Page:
|PZL-105 at the Polish Aviation Museum|
|First flight||9 November 1989|
|Primary user||Polish civilian aviation|
|Number built||2 (prototypes)|
The PZL-105 was designed as a successor to the successful utility aircraft PZL-104 Wilga, being more modern and economical and offering increased transport capacity. The design was initially called Wilga 88. It retained the high-wing layout of the PZL-104 and the upward-opening side doors, but it was a completely new aircraft. Compared with the Wilga, it has a six-seat cabin instead of four seats and the wings are supported by single struts instead of a cantilever design. The plane was intended for a variety of purposes, like glider towing, parachute training, transport, air ambulance, patrolling and crop dusting (with 500 kg of chemicals). Also, a seaplane variant was intended.
The first prototype, powered by a 265 kW (360 hp) Russian M-14P radial engine, was first flown on 9 November 1989 (markings SP-PRC). An intended designation of a serial variant was PZL-105M. The second prototype, designated PZL-105L, was fitted with a flat engine 298 kW (400 hp) Lycoming IO-720. It was flown on 27 July 1991 (markings SP-PRD). There was also made one prototype for static trials.
Problems with funding at the outbreak of the 1980s and 1990s, connected with a change of political system in Poland, and the priority of the PZL-130 Orlik trainer program, had caused the Flaming program to be suspended, and production of the type has yet to have started. The company developed a new variant of the PZL-104, the Wilga 2000 with Lycoming I0-540 flat engine instead.
Metal construction braced high-wing monoplane, conventional in layout, duralumin covered. Semi-monocoque fuselage. Rectangular single-spar wings, fitted with Fowler flaps and slotted flaperons. Six-seat cabin with three rows of seats, with large side doors opening upwards. Conventional fixed landing gear with tail wheel, the main gear is made of composite spring legs. Two-blade or three-blade (PZL-105L) metal propeller. Fuel tanks in wings (270 l).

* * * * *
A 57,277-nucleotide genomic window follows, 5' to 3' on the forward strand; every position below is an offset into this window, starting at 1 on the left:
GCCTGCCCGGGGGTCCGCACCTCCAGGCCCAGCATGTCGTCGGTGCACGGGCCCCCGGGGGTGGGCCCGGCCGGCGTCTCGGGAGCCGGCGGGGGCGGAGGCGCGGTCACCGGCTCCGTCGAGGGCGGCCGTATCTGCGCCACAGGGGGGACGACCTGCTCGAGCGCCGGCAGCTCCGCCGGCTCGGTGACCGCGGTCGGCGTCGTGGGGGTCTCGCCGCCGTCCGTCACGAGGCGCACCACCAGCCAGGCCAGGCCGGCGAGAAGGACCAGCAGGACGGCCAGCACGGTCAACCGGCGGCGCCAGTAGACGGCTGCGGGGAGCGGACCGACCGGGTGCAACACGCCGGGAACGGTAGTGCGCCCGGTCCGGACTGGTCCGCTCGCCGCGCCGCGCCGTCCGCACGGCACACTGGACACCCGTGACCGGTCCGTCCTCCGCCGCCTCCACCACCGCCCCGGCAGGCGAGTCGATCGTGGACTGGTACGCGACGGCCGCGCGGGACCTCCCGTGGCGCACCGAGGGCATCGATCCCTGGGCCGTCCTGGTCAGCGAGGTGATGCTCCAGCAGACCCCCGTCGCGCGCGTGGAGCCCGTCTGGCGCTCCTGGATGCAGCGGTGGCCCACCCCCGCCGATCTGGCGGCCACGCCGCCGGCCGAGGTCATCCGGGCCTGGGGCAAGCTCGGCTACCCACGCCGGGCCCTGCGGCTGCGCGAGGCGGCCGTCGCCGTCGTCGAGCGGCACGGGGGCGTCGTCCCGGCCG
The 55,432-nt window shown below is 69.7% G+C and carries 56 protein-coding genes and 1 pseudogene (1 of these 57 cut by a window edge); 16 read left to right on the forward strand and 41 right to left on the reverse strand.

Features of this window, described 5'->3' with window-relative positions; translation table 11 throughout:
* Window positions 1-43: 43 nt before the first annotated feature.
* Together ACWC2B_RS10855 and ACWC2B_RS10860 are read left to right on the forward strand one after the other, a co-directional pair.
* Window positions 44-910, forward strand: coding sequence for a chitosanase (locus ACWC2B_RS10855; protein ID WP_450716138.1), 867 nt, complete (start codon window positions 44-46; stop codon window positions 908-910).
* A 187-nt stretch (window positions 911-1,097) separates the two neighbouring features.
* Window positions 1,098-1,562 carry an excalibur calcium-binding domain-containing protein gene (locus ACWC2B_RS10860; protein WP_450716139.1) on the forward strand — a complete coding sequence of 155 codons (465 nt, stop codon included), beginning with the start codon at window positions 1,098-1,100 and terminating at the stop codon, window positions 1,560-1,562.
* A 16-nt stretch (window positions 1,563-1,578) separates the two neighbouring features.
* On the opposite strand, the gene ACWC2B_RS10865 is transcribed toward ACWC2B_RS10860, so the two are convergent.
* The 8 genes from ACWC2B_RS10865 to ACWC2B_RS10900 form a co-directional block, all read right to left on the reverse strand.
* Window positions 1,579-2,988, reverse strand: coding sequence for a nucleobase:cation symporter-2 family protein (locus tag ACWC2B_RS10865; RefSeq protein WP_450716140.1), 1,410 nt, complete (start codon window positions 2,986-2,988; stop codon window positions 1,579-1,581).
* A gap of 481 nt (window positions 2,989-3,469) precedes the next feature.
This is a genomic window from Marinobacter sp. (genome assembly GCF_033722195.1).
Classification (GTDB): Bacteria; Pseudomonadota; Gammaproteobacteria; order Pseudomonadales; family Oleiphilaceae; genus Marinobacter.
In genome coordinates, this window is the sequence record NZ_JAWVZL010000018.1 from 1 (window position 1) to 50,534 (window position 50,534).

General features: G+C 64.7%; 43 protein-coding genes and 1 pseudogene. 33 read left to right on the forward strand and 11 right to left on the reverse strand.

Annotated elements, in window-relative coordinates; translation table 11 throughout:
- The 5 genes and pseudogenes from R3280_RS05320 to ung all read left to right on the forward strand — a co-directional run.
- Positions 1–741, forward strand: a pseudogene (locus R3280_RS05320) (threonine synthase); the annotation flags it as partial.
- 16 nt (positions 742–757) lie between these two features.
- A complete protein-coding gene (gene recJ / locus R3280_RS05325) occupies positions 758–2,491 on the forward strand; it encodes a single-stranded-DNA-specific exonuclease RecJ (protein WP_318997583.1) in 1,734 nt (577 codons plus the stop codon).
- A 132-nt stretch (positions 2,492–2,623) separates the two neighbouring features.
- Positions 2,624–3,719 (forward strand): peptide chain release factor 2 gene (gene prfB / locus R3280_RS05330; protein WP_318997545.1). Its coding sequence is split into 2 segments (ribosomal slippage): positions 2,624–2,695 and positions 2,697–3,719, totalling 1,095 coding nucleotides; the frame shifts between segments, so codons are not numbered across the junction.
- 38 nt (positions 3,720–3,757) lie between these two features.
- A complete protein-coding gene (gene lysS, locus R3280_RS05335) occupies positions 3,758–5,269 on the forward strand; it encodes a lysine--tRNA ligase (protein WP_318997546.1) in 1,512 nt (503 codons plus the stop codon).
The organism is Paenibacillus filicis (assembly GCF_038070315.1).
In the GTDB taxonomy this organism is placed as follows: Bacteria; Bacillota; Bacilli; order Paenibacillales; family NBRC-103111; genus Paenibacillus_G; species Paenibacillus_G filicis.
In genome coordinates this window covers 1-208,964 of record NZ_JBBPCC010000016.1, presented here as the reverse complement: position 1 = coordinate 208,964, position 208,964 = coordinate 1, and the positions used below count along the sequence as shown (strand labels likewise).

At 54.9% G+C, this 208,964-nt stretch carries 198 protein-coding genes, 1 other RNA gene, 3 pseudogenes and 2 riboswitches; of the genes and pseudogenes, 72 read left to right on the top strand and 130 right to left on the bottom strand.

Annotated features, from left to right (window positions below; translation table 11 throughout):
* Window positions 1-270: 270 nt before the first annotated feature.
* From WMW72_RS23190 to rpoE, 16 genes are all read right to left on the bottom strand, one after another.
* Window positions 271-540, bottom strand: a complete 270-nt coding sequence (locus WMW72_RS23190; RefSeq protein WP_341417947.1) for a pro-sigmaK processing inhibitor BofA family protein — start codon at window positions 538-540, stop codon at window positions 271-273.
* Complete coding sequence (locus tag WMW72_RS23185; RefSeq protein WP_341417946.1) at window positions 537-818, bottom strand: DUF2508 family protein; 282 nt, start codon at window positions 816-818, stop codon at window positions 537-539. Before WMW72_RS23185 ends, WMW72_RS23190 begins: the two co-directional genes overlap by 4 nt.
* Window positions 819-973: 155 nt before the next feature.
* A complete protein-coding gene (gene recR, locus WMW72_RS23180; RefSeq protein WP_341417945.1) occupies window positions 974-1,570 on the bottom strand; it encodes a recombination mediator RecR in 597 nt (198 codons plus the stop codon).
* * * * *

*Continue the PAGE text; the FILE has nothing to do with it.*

Data from Jane's All The World's Aircraft 1993-94
- Crew: 1 pilot
- Capacity: 5
- Length: 8.67 m (28 ft 5¼ in)
- Wingspan: 12.97 m (42 ft 6½ in)
- Height: 2.87 m (9 ft 5 in)
- Wing area: 16.90 m² (182 ft²)
- Empty weight: 1,150 kg (2,535 lb)
- Max. takeoff weight: 1,850 kg (4,078 lb)
- Fuel: 270 L (71.3 US Gallons)
- Powerplant: 1 × Lycoming IO-720-A1B air-cooled flat engine, 298 kW (400 hp)
- Never exceed speed: 306 km/h (165 knots, 190 mph)
- Maximum speed: 260 km/h (140 knots, 162 mph)
- Cruise speed: 216 km/h (117 knots, 134 mph) (econ cruise)
- Stall speed: 102 km/h (55 knots, 64 mph)
- Range: 981 km (529 nm, 609 mi) at econ cruise speed
- Service ceiling: 5,070 m (16,625 ft)
- Rate of climb: 5.6 m/s (1,100 ft/min)
- Wing loading: 109 kg/m² (22.4 lb/ft²)
- Power/mass: 0.161 kW/kg (0.0982 hp/lb)
- Related development
- Lambert 1993, pp. 241–242.
- Andrzej Glass: Samoloty '94, Grupa IMAGE, Warsaw 1994, ISBN 83-85461-19-1
- Lambert, Mark (ed.). Jane's All The World's Aircraft 1993-94. Coulsdon, UK: Jane's Data Division, 1993. ISBN 0-7106-1066-1.
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